roy hodgson 300x225 Roy Hodgson proves theres more to success than luck on return to Liverpool

Roy Hodgson comes face-to-face with Kenny Dalglish on his return to Anfield

I have written before on the subject of Roy Hodgson. I have written about the reasons I would miss him after he left Fulham. When he was fired by Liverpool, I wrote about how he was unfairly treated. More recently I wrote about why he should be the next England manager.

And now I’m going to write about him again. It’s possible I will cover old ground (a pitfall of obsession) but yesterday’s victory for West Brom against Liverpool is worthy of recognition. With the latest twist in the title battle dominating yesterday’s headlines, that Hodgson stood in the gaze of the Kop for the first time since Liverpool fans called for Kenny Dalglish to replace him and that upon his return he led the Baggies to victory, and the gloom at Anfield grew darker, feels overlooked.

Hodgson’s record in his six months at Anfield was poor, there’s no getting away from that. In his 34 games in charge, he won 13, drew 9 and lost 12. That’s a win percentage of 38.2 per cent. In the league, Hodgson took charge of 20 games – he won seven, drew four and lost nine – a win percentage of 35 per cent. ‘This is Liverpool’ we were told, ‘a club with a right to sit at the top table’ it was inferred – ‘this isn’t good enough’ the Anfield hierarchy declared, and with that he was sacked.

Dalglish came in and since taking over this is how he has fared: In the 76 games he has been in charge of since returning, he has won 34, drawn 17 and lost 22. That’s a win percentage of 44.7 per cent. In the league he’s played 52, won 22, drawn 13 and lost 17 – that’s a win percentage of 42 per cent.

Dalglish’s record is better, but not by much. It should be remembered that during Hodgson’s tenure of the Reds, he operated at first under the ownership of Tom Hicks and George Gillett and all that came with that – the court battles, the uncertainty, the lack of cash, the offending of supporters etc. Dalglish in comparison has been granted the freedom of the Kop by Liverpool’s new owners Fenway Sports Group. They have handed him bucket loads of cash – £35m for Andy Carroll, £23m for Luis Suarez, £20m for Jordan Henderson and £20m for Stewart Downing. The new ownership has also brought purpose and stability to Anfield. Yet for all that, the win percentage has increased by just a few points. As Liverpool descend into mid-table mediocrity, each re-analysis of Hodgson’s Liverpool record leaves one forming less negative conclusions of his reign.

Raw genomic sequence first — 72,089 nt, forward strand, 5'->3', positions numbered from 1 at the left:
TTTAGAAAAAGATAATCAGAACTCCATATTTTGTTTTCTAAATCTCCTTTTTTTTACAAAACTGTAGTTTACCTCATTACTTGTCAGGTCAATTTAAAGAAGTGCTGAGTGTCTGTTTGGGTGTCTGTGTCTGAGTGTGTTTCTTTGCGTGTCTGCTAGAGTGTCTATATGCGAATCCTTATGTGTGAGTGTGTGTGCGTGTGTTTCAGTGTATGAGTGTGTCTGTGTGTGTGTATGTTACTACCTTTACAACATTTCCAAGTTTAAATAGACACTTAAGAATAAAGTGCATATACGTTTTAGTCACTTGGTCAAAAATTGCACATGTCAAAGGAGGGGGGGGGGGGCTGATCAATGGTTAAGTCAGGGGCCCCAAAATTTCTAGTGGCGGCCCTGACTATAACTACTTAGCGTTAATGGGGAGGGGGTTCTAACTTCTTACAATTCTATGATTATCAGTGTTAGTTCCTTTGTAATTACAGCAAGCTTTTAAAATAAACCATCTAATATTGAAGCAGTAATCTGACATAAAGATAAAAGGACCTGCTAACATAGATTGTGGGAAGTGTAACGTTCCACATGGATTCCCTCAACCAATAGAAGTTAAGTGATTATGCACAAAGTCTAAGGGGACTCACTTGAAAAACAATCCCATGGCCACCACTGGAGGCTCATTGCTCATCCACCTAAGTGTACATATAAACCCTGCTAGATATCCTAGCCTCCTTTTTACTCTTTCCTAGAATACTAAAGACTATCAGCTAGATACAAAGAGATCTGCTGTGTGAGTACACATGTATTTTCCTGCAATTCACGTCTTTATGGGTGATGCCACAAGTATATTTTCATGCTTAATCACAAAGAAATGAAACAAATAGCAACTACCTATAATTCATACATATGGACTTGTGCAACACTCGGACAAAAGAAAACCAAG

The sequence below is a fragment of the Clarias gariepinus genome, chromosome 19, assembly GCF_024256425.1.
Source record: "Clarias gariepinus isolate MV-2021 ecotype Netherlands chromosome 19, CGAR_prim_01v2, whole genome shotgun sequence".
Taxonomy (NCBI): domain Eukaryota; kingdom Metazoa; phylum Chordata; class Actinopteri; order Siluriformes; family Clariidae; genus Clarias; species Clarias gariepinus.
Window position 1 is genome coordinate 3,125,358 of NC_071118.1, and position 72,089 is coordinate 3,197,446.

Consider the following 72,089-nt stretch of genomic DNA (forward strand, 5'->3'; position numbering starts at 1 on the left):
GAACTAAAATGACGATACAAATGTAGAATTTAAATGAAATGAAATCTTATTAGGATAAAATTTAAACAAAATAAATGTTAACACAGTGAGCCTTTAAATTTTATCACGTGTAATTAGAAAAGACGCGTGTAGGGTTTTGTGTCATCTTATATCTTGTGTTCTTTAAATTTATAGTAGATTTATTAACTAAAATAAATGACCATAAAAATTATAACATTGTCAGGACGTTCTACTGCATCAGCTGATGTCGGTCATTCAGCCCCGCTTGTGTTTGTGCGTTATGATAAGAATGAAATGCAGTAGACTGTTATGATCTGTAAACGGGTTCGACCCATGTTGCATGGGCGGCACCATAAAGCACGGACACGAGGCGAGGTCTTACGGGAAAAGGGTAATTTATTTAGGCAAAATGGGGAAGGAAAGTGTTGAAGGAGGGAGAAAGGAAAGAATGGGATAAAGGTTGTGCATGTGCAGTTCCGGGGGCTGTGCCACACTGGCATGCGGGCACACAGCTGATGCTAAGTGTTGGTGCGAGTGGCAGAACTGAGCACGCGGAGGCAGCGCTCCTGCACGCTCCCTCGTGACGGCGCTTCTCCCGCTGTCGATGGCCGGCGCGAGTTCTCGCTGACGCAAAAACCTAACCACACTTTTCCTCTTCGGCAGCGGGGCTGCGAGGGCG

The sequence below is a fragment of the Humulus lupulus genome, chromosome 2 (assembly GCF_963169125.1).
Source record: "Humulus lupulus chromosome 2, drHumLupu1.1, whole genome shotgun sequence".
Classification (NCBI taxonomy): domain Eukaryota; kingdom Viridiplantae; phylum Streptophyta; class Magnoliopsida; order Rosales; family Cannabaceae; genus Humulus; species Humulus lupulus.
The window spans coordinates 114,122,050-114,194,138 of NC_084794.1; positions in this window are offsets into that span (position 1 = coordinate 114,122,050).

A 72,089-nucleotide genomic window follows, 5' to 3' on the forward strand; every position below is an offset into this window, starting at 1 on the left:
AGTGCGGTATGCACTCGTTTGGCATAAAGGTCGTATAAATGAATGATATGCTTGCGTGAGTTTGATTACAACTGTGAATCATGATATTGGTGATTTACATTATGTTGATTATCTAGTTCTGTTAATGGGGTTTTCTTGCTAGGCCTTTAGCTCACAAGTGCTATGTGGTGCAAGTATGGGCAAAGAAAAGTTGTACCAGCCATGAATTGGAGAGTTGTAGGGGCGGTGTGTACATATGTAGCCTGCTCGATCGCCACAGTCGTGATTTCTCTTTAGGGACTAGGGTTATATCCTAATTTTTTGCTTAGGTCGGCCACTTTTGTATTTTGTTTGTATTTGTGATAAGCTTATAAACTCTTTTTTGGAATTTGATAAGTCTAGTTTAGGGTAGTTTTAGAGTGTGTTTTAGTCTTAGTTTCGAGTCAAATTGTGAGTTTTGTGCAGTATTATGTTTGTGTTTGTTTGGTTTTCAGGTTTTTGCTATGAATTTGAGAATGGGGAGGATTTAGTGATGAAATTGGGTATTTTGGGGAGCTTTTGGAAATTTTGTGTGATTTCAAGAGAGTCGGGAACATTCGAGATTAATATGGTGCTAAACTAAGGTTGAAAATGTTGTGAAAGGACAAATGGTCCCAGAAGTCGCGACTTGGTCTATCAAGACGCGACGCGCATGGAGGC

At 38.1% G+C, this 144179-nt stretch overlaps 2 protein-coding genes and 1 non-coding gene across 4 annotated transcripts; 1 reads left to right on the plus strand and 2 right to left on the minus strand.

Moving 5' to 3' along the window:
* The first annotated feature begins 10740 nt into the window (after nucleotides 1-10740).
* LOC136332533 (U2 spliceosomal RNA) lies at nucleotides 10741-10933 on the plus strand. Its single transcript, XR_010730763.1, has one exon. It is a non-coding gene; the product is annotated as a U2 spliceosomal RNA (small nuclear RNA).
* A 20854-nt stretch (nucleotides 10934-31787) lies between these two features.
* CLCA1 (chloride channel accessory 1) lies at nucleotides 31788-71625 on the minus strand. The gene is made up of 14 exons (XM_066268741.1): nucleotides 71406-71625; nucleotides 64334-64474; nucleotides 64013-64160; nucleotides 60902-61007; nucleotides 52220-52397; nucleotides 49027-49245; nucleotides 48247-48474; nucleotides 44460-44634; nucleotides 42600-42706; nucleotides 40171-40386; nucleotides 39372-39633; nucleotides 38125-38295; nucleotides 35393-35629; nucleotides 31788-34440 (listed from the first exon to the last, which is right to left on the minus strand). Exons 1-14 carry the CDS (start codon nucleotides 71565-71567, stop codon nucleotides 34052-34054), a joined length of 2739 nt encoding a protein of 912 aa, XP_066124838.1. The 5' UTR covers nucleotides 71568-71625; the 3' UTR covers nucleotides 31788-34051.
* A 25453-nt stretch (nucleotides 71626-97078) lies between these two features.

After steering West Brom away for the precarious precipice of relegation he found them in last season, this term Hodgson has enforced his methods on the club and seen them continue to excel. West Brom currently sit in the top-half of the table, free of any relegation concerns. In a season where the promoted trio have excelled, it would have been an educated prediction that the Baggies, the ‘yo-yo club’ of the top two divisions, would struggle. They haven’t. In fact, Hodgson has guided them to just one point behind his old club Liverpool (albeit having played a game more). Sandwiched between them is Fulham – the club he took on the most unlikely of journeys from relegation certainties to European Cup finalists.

Following the win at Anfield, Hodgson gave his usual honest and balanced reaction to the game, clearly happy with the result but aware his side had been fortunate to come away with the three points.

“It’s not often that West Brom win here and although I accept that Liverpool were the better team, I have to be very happy that we have won it and that we have done it such a determined manner and shown so much spirit.

“For teams like us coming to Anfield if we are going to get a result there will be an element of luck involved.

“We weren’t without our own efforts but on the balance of the game they had so many chances that Kenny and his team must be disappointed.”

Dalglish blamed Liverpool’s ninth defeat since the turn of the year on bad luck.

“It’s not the first time we’ve stood here and said exactly the same things,” he said.

“It has been the same theme, hitting the crossbar, people clearing it off the line, us missing chances or hitting our own players.”

Liverpool (who have hit the woodwork more than any other club this season) were indeed unlucky, but as Dalglish alluded to in his post match comments, that’s been his excuse for quite some time now. Surely such a vast outlay on expensive players is designed to eliminate ‘luck’. It’s called making your own.

That Hodgson returned to management so swiftly after being shown the door at Anfield was a risk. His reputation, built up over decades, across various continents and with teams from Inter Milan to Switzerland, was shredded in just 191 days on the Mersey. Yet return he did, and he has proved the doubters wrong  – not through luck, but by proving himself the most gifted English manager currently plying his trade.

Hodgson’s acheivements may have been overlooked this weekend, eight goals at Old Trafford will do that. But the quiet Londoner and his persistent success deserve to be noticed, particularly by the four men charged with selecting England’s next manager.

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